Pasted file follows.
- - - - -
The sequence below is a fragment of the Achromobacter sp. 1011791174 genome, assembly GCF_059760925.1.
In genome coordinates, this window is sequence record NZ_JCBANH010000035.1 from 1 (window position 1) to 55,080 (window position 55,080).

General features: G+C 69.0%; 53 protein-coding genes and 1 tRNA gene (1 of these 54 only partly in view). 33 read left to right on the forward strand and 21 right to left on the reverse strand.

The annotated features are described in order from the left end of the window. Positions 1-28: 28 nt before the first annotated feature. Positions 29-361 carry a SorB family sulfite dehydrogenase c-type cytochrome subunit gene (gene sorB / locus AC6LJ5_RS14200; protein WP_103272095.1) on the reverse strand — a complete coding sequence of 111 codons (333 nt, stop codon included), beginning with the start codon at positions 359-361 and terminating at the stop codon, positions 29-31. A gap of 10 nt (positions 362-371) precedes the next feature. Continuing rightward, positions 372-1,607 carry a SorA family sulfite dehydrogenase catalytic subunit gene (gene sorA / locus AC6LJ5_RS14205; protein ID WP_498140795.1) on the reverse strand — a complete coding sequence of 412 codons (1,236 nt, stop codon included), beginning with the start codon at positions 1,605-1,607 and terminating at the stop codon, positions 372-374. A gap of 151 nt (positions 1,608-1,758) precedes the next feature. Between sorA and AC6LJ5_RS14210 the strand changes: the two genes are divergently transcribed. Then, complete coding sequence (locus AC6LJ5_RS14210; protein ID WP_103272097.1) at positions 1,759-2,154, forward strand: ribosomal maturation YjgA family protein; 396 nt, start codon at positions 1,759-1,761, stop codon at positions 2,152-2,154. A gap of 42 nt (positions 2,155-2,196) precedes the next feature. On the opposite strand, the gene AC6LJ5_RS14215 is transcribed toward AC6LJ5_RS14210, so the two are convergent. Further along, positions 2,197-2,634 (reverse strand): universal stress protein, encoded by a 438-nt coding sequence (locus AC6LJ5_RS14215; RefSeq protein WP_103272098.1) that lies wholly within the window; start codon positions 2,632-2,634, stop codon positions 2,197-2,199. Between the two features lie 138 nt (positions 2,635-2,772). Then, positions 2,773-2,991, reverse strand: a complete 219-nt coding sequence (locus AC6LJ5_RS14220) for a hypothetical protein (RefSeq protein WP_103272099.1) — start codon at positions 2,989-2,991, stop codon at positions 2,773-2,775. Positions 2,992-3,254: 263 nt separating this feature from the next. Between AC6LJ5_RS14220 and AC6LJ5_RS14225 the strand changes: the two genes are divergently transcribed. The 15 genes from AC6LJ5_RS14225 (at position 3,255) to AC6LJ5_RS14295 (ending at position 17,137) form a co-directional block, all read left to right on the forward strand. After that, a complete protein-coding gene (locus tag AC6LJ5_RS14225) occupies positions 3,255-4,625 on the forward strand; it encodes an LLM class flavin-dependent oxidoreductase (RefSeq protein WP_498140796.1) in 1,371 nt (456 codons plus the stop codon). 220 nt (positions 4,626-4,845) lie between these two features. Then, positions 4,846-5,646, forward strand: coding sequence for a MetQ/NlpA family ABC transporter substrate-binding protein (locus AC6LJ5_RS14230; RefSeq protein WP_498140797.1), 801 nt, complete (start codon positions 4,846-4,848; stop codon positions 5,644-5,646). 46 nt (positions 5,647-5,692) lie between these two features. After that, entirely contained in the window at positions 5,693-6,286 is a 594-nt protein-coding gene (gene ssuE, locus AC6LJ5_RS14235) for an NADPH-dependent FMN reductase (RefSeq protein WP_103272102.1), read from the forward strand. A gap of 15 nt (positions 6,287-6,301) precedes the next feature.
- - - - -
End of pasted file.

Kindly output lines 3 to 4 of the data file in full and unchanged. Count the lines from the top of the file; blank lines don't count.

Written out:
General features: G+C 69.0%; 53 protein-coding genes and 1 tRNA gene (1 of these 54 only partly in view). 33 read left to right on the forward strand and 21 right to left on the reverse strand.

The annotated features are described in order from the left end of the window. Positions 1-28: 28 nt before the first annotated feature. Positions 29-361 carry a SorB family sulfite dehydrogenase c-type cytochrome subunit gene (gene sorB / locus AC6LJ5_RS14200; protein WP_103272095.1) on the reverse strand — a complete coding sequence of 111 codons (333 nt, stop codon included), beginning with the start codon at positions 359-361 and terminating at the stop codon, positions 29-31. A gap of 10 nt (positions 362-371) precedes the next feature. Continuing rightward, positions 372-1,607 carry a SorA family sulfite dehydrogenase catalytic subunit gene (gene sorA / locus AC6LJ5_RS14205; protein ID WP_498140795.1) on the reverse strand — a complete coding sequence of 412 codons (1,236 nt, stop codon included), beginning with the start codon at positions 1,605-1,607 and terminating at the stop codon, positions 372-374. A gap of 151 nt (positions 1,608-1,758) precedes the next feature. Between sorA and AC6LJ5_RS14210 the strand changes: the two genes are divergently transcribed. Then, complete coding sequence (locus AC6LJ5_RS14210; protein ID WP_103272097.1) at positions 1,759-2,154, forward strand: ribosomal maturation YjgA family protein; 396 nt, start codon at positions 1,759-1,761, stop codon at positions 2,152-2,154. A gap of 42 nt (positions 2,155-2,196) precedes the next feature. On the opposite strand, the gene AC6LJ5_RS14215 is transcribed toward AC6LJ5_RS14210, so the two are convergent. Further along, positions 2,197-2,634 (reverse strand): universal stress protein, encoded by a 438-nt coding sequence (locus AC6LJ5_RS14215; RefSeq protein WP_103272098.1) that lies wholly within the window; start codon positions 2,632-2,634, stop codon positions 2,197-2,199. Between the two features lie 138 nt (positions 2,635-2,772). Then, positions 2,773-2,991, reverse strand: a complete 219-nt coding sequence (locus AC6LJ5_RS14220) for a hypothetical protein (RefSeq protein WP_103272099.1) — start codon at positions 2,989-2,991, stop codon at positions 2,773-2,775. Positions 2,992-3,254: 263 nt separating this feature from the next. Between AC6LJ5_RS14220 and AC6LJ5_RS14225 the strand changes: the two genes are divergently transcribed. The 15 genes from AC6LJ5_RS14225 (at position 3,255) to AC6LJ5_RS14295 (ending at position 17,137) form a co-directional block, all read left to right on the forward strand. After that, a complete protein-coding gene (locus tag AC6LJ5_RS14225) occupies positions 3,255-4,625 on the forward strand; it encodes an LLM class flavin-dependent oxidoreductase (RefSeq protein WP_498140796.1) in 1,371 nt (456 codons plus the stop codon). 220 nt (positions 4,626-4,845) lie between these two features. Then, positions 4,846-5,646, forward strand: coding sequence for a MetQ/NlpA family ABC transporter substrate-binding protein (locus AC6LJ5_RS14230; RefSeq protein WP_498140797.1), 801 nt, complete (start codon positions 4,846-4,848; stop codon positions 5,644-5,646). 46 nt (positions 5,647-5,692) lie between these two features. After that, entirely contained in the window at positions 5,693-6,286 is a 594-nt protein-coding gene (gene ssuE, locus AC6LJ5_RS14235) for an NADPH-dependent FMN reductase (RefSeq protein WP_103272102.1), read from the forward strand. A gap of 15 nt (positions 6,287-6,301) precedes the next feature.